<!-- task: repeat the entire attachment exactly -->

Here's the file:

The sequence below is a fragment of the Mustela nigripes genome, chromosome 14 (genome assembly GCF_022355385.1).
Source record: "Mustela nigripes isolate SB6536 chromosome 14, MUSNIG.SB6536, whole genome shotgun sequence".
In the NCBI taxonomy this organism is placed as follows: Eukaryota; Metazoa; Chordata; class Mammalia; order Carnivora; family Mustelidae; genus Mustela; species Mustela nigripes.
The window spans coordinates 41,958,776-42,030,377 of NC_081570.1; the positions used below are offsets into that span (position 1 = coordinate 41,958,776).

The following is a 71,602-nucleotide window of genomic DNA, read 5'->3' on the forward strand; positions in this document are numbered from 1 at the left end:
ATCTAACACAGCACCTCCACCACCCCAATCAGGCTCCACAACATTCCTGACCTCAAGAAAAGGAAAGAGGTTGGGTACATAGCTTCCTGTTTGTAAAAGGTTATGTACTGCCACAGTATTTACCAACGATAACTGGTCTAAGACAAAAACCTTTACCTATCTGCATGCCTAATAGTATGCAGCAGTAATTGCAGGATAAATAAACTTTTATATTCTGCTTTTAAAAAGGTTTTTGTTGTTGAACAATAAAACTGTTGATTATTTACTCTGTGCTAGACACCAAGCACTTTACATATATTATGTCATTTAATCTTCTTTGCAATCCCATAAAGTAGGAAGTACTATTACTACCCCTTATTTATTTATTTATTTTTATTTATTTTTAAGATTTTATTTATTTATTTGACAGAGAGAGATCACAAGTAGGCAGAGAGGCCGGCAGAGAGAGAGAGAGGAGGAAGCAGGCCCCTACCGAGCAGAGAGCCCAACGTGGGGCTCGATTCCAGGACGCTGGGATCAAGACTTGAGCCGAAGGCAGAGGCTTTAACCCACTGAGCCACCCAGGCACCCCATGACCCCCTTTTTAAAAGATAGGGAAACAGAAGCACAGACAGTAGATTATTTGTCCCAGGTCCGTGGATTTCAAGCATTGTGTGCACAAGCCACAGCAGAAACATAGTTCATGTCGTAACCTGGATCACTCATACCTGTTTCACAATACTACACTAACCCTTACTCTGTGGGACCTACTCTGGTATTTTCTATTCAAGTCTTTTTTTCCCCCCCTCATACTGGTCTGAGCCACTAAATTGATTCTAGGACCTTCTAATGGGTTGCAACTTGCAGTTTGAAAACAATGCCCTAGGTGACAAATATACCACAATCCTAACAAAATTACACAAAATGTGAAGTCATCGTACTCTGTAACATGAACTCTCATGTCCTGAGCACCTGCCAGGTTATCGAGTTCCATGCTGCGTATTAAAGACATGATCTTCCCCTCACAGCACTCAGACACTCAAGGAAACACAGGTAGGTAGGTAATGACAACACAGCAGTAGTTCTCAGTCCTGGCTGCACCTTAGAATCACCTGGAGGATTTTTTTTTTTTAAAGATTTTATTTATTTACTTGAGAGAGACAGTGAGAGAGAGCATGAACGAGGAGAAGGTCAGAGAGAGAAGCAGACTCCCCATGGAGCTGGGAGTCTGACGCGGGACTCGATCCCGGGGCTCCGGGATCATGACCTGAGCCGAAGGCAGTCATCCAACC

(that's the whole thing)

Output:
The sequence below is a fragment of the Mustela nigripes genome, chromosome 14 (genome assembly GCF_022355385.1).
Source record: "Mustela nigripes isolate SB6536 chromosome 14, MUSNIG.SB6536, whole genome shotgun sequence".
In the NCBI taxonomy this organism is placed as follows: Eukaryota; Metazoa; Chordata; class Mammalia; order Carnivora; family Mustelidae; genus Mustela; species Mustela nigripes.
The window spans coordinates 41,958,776-42,030,377 of NC_081570.1; the positions used below are offsets into that span (position 1 = coordinate 41,958,776).

The following is a 71,602-nucleotide window of genomic DNA, read 5'->3' on the forward strand; positions in this document are numbered from 1 at the left end:
ATCTAACACAGCACCTCCACCACCCCAATCAGGCTCCACAACATTCCTGACCTCAAGAAAAGGAAAGAGGTTGGGTACATAGCTTCCTGTTTGTAAAAGGTTATGTACTGCCACAGTATTTACCAACGATAACTGGTCTAAGACAAAAACCTTTACCTATCTGCATGCCTAATAGTATGCAGCAGTAATTGCAGGATAAATAAACTTTTATATTCTGCTTTTAAAAAGGTTTTTGTTGTTGAACAATAAAACTGTTGATTATTTACTCTGTGCTAGACACCAAGCACTTTACATATATTATGTCATTTAATCTTCTTTGCAATCCCATAAAGTAGGAAGTACTATTACTACCCCTTATTTATTTATTTATTTTTATTTATTTTTAAGATTTTATTTATTTATTTGACAGAGAGAGATCACAAGTAGGCAGAGAGGCCGGCAGAGAGAGAGAGAGGAGGAAGCAGGCCCCTACCGAGCAGAGAGCCCAACGTGGGGCTCGATTCCAGGACGCTGGGATCAAGACTTGAGCCGAAGGCAGAGGCTTTAACCCACTGAGCCACCCAGGCACCCCATGACCCCCTTTTTAAAAGATAGGGAAACAGAAGCACAGACAGTAGATTATTTGTCCCAGGTCCGTGGATTTCAAGCATTGTGTGCACAAGCCACAGCAGAAACATAGTTCATGTCGTAACCTGGATCACTCATACCTGTTTCACAATACTACACTAACCCTTACTCTGTGGGACCTACTCTGGTATTTTCTATTCAAGTCTTTTTTTCCCCCCCTCATACTGGTCTGAGCCACTAAATTGATTCTAGGACCTTCTAATGGGTTGCAACTTGCAGTTTGAAAACAATGCCCTAGGTGACAAATATACCACAATCCTAACAAAATTACACAAAATGTGAAGTCATCGTACTCTGTAACATGAACTCTCATGTCCTGAGCACCTGCCAGGTTATCGAGTTCCATGCTGCGTATTAAAGACATGATCTTCCCCTCACAGCACTCAGACACTCAAGGAAACACAGGTAGGTAGGTAATGACAACACAGCAGTAGTTCTCAGTCCTGGCTGCACCTTAGAATCACCTGGAGGATTTTTTTTTTTTAAAGATTTTATTTATTTACTTGAGAGAGACAGTGAGAGAGAGCATGAACGAGGAGAAGGTCAGAGAGAGAAGCAGACTCCCCATGGAGCTGGGAGTCTGACGCGGGACTCGATCCCGGGGCTCCGGGATCATGACCTGAGCCGAAGGCAGTCATCCAACC